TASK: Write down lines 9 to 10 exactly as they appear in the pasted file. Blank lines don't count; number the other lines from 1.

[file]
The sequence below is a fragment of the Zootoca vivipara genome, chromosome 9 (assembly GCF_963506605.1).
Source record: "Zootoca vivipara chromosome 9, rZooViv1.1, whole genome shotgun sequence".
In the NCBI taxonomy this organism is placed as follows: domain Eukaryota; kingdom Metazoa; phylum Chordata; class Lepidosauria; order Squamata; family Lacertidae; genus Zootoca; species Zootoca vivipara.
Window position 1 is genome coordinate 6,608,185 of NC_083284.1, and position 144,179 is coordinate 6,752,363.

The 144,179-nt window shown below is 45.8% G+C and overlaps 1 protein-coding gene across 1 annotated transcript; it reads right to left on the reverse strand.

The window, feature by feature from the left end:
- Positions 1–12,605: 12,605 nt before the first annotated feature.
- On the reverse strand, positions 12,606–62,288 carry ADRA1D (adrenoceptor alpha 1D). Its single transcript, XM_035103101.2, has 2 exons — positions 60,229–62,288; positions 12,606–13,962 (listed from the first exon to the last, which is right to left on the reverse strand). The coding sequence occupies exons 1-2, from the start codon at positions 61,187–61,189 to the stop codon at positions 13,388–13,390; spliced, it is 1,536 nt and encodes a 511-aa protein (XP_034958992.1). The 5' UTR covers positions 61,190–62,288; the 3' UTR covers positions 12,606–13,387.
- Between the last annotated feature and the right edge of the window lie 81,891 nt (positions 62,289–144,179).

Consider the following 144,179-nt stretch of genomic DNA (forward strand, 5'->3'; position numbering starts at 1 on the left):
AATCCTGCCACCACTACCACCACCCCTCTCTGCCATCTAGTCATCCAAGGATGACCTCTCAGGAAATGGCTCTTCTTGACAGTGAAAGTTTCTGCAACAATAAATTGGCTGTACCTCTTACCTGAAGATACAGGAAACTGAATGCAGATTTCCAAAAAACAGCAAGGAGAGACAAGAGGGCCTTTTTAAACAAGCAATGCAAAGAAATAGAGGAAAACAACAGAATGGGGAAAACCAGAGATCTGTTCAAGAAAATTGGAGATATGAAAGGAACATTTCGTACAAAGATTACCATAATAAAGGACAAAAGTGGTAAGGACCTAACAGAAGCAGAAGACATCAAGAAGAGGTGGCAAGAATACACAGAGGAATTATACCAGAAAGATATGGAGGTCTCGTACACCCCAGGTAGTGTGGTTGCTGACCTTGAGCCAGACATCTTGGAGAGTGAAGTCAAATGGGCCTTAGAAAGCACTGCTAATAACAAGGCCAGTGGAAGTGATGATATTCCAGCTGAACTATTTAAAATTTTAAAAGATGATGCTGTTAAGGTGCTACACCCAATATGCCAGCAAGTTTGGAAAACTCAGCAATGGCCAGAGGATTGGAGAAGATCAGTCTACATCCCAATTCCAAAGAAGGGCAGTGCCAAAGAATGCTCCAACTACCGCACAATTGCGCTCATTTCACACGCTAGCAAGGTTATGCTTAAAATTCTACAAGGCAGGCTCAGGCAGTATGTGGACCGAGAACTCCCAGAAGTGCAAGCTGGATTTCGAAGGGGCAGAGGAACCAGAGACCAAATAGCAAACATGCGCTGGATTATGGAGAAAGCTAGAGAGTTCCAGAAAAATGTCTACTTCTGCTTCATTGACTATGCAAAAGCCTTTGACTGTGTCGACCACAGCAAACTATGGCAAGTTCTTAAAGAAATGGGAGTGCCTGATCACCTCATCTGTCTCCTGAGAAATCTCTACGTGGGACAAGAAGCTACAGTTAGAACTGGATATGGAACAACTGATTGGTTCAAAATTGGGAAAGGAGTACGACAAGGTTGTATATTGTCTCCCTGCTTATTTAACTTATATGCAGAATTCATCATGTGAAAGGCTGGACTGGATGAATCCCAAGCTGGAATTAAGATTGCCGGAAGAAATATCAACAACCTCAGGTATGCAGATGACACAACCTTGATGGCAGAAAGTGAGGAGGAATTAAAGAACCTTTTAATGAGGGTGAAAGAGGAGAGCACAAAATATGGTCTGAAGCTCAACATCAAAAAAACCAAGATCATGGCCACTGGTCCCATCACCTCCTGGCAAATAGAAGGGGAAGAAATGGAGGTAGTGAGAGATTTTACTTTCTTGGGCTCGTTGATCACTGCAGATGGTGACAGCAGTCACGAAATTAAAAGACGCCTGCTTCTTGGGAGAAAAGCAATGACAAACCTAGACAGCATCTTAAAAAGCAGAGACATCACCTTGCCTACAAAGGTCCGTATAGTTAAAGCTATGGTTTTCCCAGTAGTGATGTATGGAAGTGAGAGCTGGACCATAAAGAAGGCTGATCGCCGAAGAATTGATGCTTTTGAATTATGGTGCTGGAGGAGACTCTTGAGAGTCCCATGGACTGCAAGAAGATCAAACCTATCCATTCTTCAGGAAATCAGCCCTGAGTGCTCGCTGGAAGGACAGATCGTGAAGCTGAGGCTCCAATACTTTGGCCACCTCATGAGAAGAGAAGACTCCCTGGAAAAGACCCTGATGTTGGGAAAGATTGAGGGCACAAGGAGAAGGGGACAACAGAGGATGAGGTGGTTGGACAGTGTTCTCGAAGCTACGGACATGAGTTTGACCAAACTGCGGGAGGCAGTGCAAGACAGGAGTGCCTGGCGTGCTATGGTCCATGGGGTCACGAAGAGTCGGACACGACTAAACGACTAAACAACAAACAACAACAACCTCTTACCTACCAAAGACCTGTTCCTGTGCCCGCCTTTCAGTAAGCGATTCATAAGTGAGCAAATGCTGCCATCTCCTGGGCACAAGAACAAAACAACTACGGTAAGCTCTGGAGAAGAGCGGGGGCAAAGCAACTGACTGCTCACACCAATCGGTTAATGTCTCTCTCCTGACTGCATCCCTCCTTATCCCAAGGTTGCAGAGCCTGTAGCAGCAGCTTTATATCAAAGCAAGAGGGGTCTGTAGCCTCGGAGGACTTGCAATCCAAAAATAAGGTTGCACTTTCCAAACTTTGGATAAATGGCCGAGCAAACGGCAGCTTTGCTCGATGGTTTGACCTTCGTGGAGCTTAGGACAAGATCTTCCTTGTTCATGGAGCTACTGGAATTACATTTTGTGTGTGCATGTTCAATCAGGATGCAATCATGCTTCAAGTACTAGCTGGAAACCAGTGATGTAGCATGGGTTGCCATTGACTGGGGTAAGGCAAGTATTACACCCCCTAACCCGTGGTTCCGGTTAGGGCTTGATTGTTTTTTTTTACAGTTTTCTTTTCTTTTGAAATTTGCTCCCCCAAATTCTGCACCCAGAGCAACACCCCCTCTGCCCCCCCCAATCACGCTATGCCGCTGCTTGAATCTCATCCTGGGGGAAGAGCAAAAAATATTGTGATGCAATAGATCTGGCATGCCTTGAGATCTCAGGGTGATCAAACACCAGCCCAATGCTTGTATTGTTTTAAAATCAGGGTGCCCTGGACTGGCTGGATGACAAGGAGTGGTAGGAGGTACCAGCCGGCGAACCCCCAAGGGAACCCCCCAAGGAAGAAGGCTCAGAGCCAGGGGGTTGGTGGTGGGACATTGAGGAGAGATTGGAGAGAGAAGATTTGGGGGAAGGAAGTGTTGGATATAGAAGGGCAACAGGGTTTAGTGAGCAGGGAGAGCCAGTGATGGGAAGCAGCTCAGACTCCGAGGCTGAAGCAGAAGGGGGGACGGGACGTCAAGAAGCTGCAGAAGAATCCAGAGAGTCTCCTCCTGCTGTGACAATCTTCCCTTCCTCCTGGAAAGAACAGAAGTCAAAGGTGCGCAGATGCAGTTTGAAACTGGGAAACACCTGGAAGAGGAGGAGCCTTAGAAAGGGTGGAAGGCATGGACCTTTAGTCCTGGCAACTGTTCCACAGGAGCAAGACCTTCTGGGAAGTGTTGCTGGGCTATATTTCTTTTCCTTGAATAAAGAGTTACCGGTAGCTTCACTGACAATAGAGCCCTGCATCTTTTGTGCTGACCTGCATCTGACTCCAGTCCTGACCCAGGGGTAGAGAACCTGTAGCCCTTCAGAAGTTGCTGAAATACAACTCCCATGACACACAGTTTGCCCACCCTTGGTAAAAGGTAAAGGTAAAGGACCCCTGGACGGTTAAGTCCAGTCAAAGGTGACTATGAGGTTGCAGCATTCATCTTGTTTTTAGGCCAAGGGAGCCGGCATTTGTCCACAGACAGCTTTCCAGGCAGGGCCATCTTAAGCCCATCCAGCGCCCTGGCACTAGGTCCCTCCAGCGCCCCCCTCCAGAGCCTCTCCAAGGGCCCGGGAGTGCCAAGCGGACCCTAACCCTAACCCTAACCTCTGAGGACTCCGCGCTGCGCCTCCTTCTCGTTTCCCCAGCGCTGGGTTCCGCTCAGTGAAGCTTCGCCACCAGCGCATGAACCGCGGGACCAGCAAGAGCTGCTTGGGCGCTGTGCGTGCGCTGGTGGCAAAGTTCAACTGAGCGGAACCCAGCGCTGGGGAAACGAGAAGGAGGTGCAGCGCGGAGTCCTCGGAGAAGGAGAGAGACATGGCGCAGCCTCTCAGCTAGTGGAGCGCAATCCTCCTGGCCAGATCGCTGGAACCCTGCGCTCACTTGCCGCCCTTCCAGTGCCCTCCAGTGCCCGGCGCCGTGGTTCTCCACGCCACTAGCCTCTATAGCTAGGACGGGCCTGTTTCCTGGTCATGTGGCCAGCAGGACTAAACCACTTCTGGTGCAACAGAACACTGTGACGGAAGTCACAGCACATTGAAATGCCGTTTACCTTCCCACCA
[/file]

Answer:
- Between the last annotated feature and the right edge of the window lie 81,891 nt (positions 62,289–144,179).

Consider the following 144,179-nt stretch of genomic DNA (forward strand, 5'->3'; position numbering starts at 1 on the left):